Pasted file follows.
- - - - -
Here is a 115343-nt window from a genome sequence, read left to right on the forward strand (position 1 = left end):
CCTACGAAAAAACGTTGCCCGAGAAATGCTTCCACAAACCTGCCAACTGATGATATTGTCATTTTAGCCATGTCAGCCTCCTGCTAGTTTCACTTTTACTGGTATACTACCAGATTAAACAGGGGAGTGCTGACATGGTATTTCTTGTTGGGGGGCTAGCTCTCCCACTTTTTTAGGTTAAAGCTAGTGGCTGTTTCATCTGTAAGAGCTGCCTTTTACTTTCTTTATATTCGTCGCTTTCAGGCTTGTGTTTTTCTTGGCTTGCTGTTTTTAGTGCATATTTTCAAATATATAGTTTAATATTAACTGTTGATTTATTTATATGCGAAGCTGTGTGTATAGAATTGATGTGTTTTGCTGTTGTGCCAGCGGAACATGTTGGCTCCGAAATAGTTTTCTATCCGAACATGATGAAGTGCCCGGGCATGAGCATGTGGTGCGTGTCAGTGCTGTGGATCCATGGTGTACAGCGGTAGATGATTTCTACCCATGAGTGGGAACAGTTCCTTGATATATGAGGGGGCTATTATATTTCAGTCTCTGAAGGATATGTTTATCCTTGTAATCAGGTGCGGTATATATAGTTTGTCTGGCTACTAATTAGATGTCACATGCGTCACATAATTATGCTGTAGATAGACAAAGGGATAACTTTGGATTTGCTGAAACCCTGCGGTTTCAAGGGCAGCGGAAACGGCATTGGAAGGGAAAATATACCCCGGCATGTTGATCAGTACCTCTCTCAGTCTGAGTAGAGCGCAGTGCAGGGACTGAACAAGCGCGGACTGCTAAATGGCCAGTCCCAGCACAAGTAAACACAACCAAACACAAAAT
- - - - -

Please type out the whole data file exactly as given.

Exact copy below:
Here is a 115343-nt window from a genome sequence, read left to right on the forward strand (position 1 = left end):
CCTACGAAAAAACGTTGCCCGAGAAATGCTTCCACAAACCTGCCAACTGATGATATTGTCATTTTAGCCATGTCAGCCTCCTGCTAGTTTCACTTTTACTGGTATACTACCAGATTAAACAGGGGAGTGCTGACATGGTATTTCTTGTTGGGGGGCTAGCTCTCCCACTTTTTTAGGTTAAAGCTAGTGGCTGTTTCATCTGTAAGAGCTGCCTTTTACTTTCTTTATATTCGTCGCTTTCAGGCTTGTGTTTTTCTTGGCTTGCTGTTTTTAGTGCATATTTTCAAATATATAGTTTAATATTAACTGTTGATTTATTTATATGCGAAGCTGTGTGTATAGAATTGATGTGTTTTGCTGTTGTGCCAGCGGAACATGTTGGCTCCGAAATAGTTTTCTATCCGAACATGATGAAGTGCCCGGGCATGAGCATGTGGTGCGTGTCAGTGCTGTGGATCCATGGTGTACAGCGGTAGATGATTTCTACCCATGAGTGGGAACAGTTCCTTGATATATGAGGGGGCTATTATATTTCAGTCTCTGAAGGATATGTTTATCCTTGTAATCAGGTGCGGTATATATAGTTTGTCTGGCTACTAATTAGATGTCACATGCGTCACATAATTATGCTGTAGATAGACAAAGGGATAACTTTGGATTTGCTGAAACCCTGCGGTTTCAAGGGCAGCGGAAACGGCATTGGAAGGGAAAATATACCCCGGCATGTTGATCAGTACCTCTCTCAGTCTGAGTAGAGCGCAGTGCAGGGACTGAACAAGCGCGGACTGCTAAATGGCCAGTCCCAGCACAAGTAAACACAACCAAACACAAAAT